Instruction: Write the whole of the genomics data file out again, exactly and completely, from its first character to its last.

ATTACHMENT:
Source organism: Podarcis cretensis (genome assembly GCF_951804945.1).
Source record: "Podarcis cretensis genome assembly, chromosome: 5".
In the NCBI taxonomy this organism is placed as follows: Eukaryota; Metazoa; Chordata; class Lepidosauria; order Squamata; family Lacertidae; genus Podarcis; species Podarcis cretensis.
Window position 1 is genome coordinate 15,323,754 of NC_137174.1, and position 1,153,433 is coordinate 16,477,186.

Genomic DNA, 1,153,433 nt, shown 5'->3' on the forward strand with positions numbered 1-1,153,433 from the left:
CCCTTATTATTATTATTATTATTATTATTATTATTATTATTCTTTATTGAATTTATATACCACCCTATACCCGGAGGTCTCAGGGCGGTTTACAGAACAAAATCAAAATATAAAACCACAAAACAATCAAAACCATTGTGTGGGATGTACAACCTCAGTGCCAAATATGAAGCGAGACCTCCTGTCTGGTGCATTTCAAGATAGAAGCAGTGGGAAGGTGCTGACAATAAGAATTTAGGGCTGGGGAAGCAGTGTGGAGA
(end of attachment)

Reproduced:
Source organism: Podarcis cretensis (genome assembly GCF_951804945.1).
Source record: "Podarcis cretensis genome assembly, chromosome: 5".
In the NCBI taxonomy this organism is placed as follows: Eukaryota; Metazoa; Chordata; class Lepidosauria; order Squamata; family Lacertidae; genus Podarcis; species Podarcis cretensis.
Window position 1 is genome coordinate 15,323,754 of NC_137174.1, and position 1,153,433 is coordinate 16,477,186.

Genomic DNA, 1,153,433 nt, shown 5'->3' on the forward strand with positions numbered 1-1,153,433 from the left:
CCCTTATTATTATTATTATTATTATTATTATTATTATTATTCTTTATTGAATTTATATACCACCCTATACCCGGAGGTCTCAGGGCGGTTTACAGAACAAAATCAAAATATAAAACCACAAAACAATCAAAACCATTGTGTGGGATGTACAACCTCAGTGCCAAATATGAAGCGAGACCTCCTGTCTGGTGCATTTCAAGATAGAAGCAGTGGGAAGGTGCTGACAATAAGAATTTAGGGCTGGGGAAGCAGTGTGGAGA